Some dog owners have had the scary experience of their energetic, happy dog experiencing a swift transformation—they're low energy, they refuse to eat, and they might spend excessive amounts of time hiding in their crate.
These symptoms might mean the dog has contracted parvovirus, an extremely contagious disease that can be fatal if not immediately treated.
Luckily, parvovirus, or parvo, is highly treatable—you just have to catch it early enough.
Many dog owners don't know much about this frightening disease and how it can spread. So here's the important information you need about how dogs can get infected with this potentially life-threatening disease.
What is parvo?
Canine parvovirus, more commonly known as parvo, is a highly contagious virus that infects a dog's digestive system and weakens their immune system. Dogs can become severely dehydrated, stop eating, and become more susceptible to secondary infections.
How does a dog catch parvo?
What makes parvo more dangerous is that it's environmentally stable, so while many viruses break down when exposed to the elements, parvo can survive outdoors for months. The virus can even stay alive inside for at least a year, so for the most part, you can expect that you and your pup are walking through a place carrying parvo on a regular basis. That's how most dogs catch parvo – from walking outside through infected areas, or spending time in areas where infected dogs have been.
Grown dogs get vaccinated against parvo, so the disease isn't as much of an issue. But up until a puppy has received all of its parvo shots, its chance of catching parvo is very high. That's why vets recommend that puppies without their full vaccinations stay indoors as much as possible.
How do I know if my dog has been infected with parvo?
The most common symptoms of parvovirus are diarrhea and vomiting. Specifically, a dogs' diarrhea will have a uniquely foul order that smells, well, worse than usual. The scent will be notable, and you'll be able to tell that something is off. You may even spot blood in their stool or vomit.
Anytime your dog, particularly a puppy, suffers from repeated vomiting or diarrhea, you should bring them into the vet to be safe. But it's even more urgent if you have a puppy who is not fully vaccinated against parvo.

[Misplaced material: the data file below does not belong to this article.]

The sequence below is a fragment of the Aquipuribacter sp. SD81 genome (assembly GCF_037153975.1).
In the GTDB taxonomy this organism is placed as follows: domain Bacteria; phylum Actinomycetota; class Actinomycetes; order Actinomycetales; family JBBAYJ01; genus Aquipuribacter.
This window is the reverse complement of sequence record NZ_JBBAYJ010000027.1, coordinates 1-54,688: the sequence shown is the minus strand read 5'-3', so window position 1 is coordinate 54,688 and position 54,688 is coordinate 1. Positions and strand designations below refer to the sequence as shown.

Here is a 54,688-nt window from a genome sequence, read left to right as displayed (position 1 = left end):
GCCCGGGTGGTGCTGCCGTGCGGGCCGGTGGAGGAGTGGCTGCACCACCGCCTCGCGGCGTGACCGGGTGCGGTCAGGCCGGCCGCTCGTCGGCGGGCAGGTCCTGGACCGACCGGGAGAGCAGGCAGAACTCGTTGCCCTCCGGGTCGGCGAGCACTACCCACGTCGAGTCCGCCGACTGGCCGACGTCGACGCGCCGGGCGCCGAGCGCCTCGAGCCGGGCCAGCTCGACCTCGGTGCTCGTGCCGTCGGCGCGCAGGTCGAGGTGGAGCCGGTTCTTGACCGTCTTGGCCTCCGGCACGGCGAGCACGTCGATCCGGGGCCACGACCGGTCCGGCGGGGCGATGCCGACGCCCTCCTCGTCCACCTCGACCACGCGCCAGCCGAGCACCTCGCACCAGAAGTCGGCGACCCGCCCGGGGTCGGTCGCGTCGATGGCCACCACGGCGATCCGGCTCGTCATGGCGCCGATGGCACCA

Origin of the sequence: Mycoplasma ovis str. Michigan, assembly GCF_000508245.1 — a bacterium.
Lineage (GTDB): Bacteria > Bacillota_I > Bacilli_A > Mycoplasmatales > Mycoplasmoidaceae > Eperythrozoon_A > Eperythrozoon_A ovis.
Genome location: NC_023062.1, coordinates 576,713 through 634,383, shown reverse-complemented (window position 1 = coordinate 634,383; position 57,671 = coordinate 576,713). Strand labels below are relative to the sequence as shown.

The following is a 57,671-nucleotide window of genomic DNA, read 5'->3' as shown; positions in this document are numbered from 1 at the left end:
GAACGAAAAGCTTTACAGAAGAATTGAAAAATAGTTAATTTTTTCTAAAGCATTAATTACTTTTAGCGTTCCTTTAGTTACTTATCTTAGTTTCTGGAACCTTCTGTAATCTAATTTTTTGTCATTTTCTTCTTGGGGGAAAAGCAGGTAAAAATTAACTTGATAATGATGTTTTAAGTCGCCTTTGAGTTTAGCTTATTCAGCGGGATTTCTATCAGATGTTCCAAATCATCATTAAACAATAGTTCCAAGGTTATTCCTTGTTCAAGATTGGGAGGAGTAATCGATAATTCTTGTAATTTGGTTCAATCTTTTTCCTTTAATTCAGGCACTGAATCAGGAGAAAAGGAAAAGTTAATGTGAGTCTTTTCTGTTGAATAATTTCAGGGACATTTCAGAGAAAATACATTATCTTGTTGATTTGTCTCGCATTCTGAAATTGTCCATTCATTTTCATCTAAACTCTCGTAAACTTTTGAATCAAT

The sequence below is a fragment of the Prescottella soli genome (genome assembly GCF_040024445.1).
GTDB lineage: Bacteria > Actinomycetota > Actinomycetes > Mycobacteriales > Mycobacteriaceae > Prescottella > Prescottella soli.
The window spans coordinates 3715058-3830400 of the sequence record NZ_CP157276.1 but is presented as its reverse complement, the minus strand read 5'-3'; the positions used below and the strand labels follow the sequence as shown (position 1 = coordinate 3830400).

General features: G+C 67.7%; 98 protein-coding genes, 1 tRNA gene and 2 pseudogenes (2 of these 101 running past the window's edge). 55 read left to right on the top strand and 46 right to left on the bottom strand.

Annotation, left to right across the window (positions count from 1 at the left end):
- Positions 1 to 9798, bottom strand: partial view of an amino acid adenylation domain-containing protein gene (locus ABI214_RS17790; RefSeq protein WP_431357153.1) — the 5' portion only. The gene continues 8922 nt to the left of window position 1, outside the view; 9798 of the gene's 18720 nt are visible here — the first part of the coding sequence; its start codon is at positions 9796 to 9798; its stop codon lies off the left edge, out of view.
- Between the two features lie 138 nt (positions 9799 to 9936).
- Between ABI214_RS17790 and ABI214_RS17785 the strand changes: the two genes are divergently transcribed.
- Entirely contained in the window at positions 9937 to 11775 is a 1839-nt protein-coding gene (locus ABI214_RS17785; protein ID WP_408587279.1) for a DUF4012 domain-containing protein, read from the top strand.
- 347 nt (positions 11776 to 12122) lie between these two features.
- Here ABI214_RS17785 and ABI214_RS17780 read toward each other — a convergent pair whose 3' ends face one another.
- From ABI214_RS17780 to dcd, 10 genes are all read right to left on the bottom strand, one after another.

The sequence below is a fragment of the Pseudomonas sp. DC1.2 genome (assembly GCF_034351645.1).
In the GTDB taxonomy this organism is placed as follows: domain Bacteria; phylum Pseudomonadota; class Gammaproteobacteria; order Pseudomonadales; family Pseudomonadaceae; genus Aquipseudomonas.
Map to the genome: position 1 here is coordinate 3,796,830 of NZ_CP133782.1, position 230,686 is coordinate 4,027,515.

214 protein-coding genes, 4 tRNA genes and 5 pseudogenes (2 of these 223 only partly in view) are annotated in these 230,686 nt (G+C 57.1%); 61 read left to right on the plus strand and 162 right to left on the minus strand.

Other symptoms of parvo include lack of energy, anorexia (refusal to eat), depression, and fever.
Once you get your pup to the vet, he or she will examine your dog and run blood tests. A test called ELISA can detect parvo antigens in your dog's feces as well, to confirm the diagnosis.
How is parvo treated?
Like many viruses, there is no cure for parvo. However, your vet will treat the dangerous effects of parvo, such as dehydration, lack of nutrients, and bacterial infections. Most likely, your puppy will be hospitalized, so that it can receive fluids, intravenous antibiotics, and constant monitoring for any changes in its condition.
Are certain dogs more prone to parvo?
Yes, there are some dog breeds that are more likely to contract a severe case of parvo when they are puppies, so if you own one of these breeds, be extra vigilant:
- Doberman Pinschers
- American Staffordshire Terriers
- English Springer Spaniels
- German Shepherd Dogs
- Labrador Retrievers
Additionally, like we talked about above, puppies who are not yet fully vaccinated are much more prone to contracting parvo than fully vaccinated dogs.
If you stay aware of the symptoms and take your puppy to the vet after any unusual digestive activity, then you will have a greater chance of successful treatment if your dog does catch parvo. Also, keep your puppy up to date on all vaccinations, and follow your vet's instructions to minimize contact with the areas prone to carry the disease that can infect your dog.